Toronto’s Georgetown Corridor Moves Forward, but Opposition Mounts to Diesel Operation

» Electrification of the line could provide a significant reprieve for surrounding communities concerned about pollution.

Yesterday, Ontario’s Minister of the Environment ruled in favor of Toronto’s plans for expanded commuter rail operations on the Georgetown Corridor, which runs northwest from downtown’s Union Station. The project would significantly expand passenger rail capacity on the line and allow for direct connections to the airport, improving transit for the western side of the region. Project opponents, however, are concerned about the effects of diesel exhaust on their neighborhoods and continue to push for the use of electric trains on the line. The government ruling makes the hope for that more environmentally sensitive approach less likely.

Plans for the expansion of Toronto’s transit system are developing quickly, with a major subway and light rail program funded and underway. The region’s Metrolinx agency, which now runs the GO commuter rail system,

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Canadian Liberals Hope to Find Electoral Success in Support for High-Speed Rail

» Ruling Conservatives have been reluctant to commit to what would be a huge project to connect Québec, Montréal, Toronto, and Windsor.

Early this year, the Canadian Conservative Party came close to losing its control of the federal government after the Liberal, New Democratic, and Bloc Québécois parties suggested that they would demand that their collective legislative majority be honored. In Canada, the party with a plurality of seats is traditionally rewarded with the Prime Ministership even if multiple parties on the opposing side have more total representation in the Parliament. In the past few months, Conservatives, led by Prime Minister Stephen Harper, have attempted to soothe the masses by appropriating cash to major projects throughout the country — Toronto received huge grants for several light rail lines and the proposed Québec-Windsor high-speed rail link garnered preliminary support.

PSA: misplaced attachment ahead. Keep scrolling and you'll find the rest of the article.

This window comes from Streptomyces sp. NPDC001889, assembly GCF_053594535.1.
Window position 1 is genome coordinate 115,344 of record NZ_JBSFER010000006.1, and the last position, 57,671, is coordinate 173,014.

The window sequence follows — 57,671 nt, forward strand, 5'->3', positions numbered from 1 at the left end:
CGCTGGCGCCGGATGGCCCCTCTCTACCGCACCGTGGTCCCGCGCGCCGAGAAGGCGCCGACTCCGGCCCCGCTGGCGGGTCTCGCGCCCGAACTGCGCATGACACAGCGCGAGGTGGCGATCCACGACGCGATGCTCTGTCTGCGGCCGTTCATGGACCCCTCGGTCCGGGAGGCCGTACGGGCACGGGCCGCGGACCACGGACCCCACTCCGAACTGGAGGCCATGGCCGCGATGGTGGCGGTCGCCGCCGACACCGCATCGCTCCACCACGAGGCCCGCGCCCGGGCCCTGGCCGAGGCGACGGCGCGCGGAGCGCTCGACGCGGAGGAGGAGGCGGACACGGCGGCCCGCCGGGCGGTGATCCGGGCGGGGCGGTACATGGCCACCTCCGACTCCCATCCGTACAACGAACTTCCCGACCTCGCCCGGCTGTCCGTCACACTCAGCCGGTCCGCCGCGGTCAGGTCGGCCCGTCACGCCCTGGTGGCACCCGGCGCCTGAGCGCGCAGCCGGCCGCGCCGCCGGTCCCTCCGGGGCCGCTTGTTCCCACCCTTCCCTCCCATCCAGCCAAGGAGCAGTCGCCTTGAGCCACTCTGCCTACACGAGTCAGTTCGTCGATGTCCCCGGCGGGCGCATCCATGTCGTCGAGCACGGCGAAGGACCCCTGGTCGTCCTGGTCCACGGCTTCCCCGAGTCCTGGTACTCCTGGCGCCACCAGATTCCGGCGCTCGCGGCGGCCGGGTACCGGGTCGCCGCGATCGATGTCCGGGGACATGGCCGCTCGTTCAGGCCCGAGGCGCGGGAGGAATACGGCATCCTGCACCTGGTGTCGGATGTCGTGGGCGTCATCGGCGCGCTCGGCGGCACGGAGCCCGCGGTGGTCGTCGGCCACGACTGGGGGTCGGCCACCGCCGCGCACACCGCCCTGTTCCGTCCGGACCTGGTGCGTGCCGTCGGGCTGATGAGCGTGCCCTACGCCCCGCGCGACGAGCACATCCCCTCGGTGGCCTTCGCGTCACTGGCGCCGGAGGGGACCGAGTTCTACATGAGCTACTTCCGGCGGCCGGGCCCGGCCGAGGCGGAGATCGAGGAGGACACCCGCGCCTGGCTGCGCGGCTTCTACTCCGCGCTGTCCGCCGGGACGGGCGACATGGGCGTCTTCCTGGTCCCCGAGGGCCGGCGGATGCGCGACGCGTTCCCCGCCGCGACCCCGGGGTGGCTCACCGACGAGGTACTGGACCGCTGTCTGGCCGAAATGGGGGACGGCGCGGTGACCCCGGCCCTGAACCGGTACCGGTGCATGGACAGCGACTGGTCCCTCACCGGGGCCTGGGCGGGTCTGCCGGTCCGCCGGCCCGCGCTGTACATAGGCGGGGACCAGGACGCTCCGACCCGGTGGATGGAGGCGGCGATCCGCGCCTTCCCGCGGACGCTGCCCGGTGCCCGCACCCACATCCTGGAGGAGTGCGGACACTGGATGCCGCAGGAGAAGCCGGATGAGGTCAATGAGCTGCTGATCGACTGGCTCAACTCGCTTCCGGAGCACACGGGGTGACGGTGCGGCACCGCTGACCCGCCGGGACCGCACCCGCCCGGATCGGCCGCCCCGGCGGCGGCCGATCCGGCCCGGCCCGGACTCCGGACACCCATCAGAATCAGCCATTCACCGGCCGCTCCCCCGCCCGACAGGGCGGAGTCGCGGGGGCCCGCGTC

Months have passed and there has been no added commitment to the fast

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Vancouver's TransLink Faces Serious Funding Gap

» Meeting long-term transport needs will require a major new governmental commitment, as well as new financing options like central-city tolling.

This week, metro Vancouver’s TransLink presented three options for the region’s elected officials: with an infusion of new cash, the transit authority could dramatically improve service and expand rapid transit along three new corridors; it could maintain the status quo and cut bus service by 40%; or, it could do something in between. Politicians in the region’s cities and in Victoria, the capital of British Columbia, have until October 31st to make up their minds. They’ll either have to find significant new funding sources or face dramatic cuts in transit service.

Though Vancouver is currently building a new rapid transit project called the Canada Line and is investing in a downtown streetcar project in time for the 2010 Olympics, the picture isn’t all rosy. TransLink faces a $4.6

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Calgary-Edmonton Corridor Next Up for Train Improvements

Alberta government reports on possible high-speed links costing between C$3 and 20 billion.

Last week, yet another North American governmental body announced that it would begin fighting for funds to build a high-speed rail line. This time, Alberta stepped up to the plate, arguing that a fast train link between Calgary and Edmonton, with a stop along the way in Red Deer, would be a appropriate corridor for investment. This is the second serious Canadian effort for high-speed rail, behind the more prominent Windsor-Québec City effort, which would connect Toronto and Montréal, the country’s two largest metropolitan areas.

Calgary and Edmonton are 180 miles apart, putting them about three hours of one another by car. As a result, more than ninety percent of the travel between the cities is done by road, with only a small portion of people choosing to fly between them. Via Rail Canada serves Edmonton along

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Canada's Waterloo Region Plans for Light Rail by 2014

Region would be smallest in North America to build a modern electric light rail system.

After a commitment by the Regional Council, Canada’s Waterloo Region will begin the planning and construction of a new light rail line connecting two of the area’s major cities, Waterloo and Kitchener. The project will be staged in association with a new bus rapid transit line heading south to Cambridge. The region, with a population of less than 500,000, will become North America’s smallest metropolitan area to benefit from a modern electric light rail system and leads the way for smaller municipalities around the continent to consider investments in dramatically improved public transportation.

The Waterloo Region is inland, southwest of Toronto. It has become one of Canada’s fastest-growing metro areas, and is expected to expand to 725,000 citizens over the next 25 years. Kitchener, the region’s largest city, has a population of 200,000. In order

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The Site / The Fight

by Yonah Freemark

yfreemark (at) thetransportpolitic (dot) com

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